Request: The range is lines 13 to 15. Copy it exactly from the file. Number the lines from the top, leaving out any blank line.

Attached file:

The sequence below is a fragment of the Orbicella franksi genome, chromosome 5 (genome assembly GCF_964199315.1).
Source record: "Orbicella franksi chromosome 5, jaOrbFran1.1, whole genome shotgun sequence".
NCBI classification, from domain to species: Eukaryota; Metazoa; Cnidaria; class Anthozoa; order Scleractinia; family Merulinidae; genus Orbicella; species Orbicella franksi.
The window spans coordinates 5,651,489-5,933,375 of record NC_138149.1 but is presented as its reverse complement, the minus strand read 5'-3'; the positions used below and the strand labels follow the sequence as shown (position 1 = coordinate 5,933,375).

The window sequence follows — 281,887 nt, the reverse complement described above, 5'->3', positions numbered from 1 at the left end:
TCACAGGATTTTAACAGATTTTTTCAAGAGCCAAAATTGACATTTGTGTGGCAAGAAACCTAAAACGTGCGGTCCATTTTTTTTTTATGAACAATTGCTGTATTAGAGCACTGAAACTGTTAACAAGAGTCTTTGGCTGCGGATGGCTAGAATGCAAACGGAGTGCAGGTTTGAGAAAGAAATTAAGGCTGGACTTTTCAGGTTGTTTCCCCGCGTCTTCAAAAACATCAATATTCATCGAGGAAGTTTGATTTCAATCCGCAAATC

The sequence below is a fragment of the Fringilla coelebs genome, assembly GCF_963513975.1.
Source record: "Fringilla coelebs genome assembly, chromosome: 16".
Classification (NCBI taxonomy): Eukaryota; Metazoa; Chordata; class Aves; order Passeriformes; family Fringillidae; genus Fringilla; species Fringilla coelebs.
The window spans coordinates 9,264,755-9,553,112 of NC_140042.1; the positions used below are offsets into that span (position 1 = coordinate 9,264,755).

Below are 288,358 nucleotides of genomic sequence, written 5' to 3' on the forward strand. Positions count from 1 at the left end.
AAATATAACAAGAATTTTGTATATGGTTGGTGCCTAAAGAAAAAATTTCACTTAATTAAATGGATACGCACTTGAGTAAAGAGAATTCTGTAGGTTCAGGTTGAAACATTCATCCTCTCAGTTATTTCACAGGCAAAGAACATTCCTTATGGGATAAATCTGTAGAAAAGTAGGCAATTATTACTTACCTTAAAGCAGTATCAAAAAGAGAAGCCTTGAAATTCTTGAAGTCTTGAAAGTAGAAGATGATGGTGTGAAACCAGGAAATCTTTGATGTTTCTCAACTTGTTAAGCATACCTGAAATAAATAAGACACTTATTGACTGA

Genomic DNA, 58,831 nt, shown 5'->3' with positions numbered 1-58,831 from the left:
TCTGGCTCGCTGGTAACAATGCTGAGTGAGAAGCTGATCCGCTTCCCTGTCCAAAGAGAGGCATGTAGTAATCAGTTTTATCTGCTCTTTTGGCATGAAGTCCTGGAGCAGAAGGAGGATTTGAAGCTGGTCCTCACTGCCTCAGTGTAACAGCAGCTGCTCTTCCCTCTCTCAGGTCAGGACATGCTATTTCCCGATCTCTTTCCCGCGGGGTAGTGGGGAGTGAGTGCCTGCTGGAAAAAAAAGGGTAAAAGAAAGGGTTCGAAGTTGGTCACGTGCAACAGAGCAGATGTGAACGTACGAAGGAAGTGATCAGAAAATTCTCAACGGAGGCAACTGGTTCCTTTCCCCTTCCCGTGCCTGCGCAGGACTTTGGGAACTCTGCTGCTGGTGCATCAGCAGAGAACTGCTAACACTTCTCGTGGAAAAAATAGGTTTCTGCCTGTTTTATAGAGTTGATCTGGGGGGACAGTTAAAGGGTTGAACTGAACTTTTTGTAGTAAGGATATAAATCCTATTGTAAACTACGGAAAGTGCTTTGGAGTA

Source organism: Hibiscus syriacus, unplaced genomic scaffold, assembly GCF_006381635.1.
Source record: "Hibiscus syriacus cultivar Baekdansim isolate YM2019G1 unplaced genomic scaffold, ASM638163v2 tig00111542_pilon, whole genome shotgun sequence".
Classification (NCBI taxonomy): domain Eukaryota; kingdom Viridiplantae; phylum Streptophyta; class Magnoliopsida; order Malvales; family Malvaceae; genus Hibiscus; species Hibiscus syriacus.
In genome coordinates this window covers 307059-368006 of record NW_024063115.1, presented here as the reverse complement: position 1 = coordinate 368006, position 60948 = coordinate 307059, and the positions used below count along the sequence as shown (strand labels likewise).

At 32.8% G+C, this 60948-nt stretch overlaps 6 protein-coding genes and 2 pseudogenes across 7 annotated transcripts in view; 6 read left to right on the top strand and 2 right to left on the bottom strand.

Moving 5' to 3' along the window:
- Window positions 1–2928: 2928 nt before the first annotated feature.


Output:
Genomic DNA, 58,831 nt, shown 5'->3' with positions numbered 1-58,831 from the left:
TCTGGCTCGCTGGTAACAATGCTGAGTGAGAAGCTGATCCGCTTCCCTGTCCAAAGAGAGGCATGTAGTAATCAGTTTTATCTGCTCTTTTGGCATGAAGTCCTGGAGCAGAAGGAGGATTTGAAGCTGGTCCTCACTGCCTCAGTGTAACAGCAGCTGCTCTTCCCTCTCTCAGGTCAGGACATGCTATTTCCCGATCTCTTTCCCGCGGGGTAGTGGGGAGTGAGTGCCTGCTGGAAAAAAAAGGGTAAAAGAAAGGGTTCGAAGTTGGTCACGTGCAACAGAGCAGATGTGAACGTACGAAGGAAGTGATCAGAAAATTCTCAACGGAGGCAACTGGTTCCTTTCCCCTTCCCGTGCCTGCGCAGGACTTTGGGAACTCTGCTGCTGGTGCATCAGCAGAGAACTGCTAACACTTCTCGTGGAAAAAATAGGTTTCTGCCTGTTTTATAGAGTTGATCTGGGGGGACAGTTAAAGGGTTGAACTGAACTTTTTGTAGTAAGGATATAAATCCTATTGTAAACTACGGAAAGTGCTTTGGAGTA

Source organism: Hibiscus syriacus, unplaced genomic scaffold, assembly GCF_006381635.1.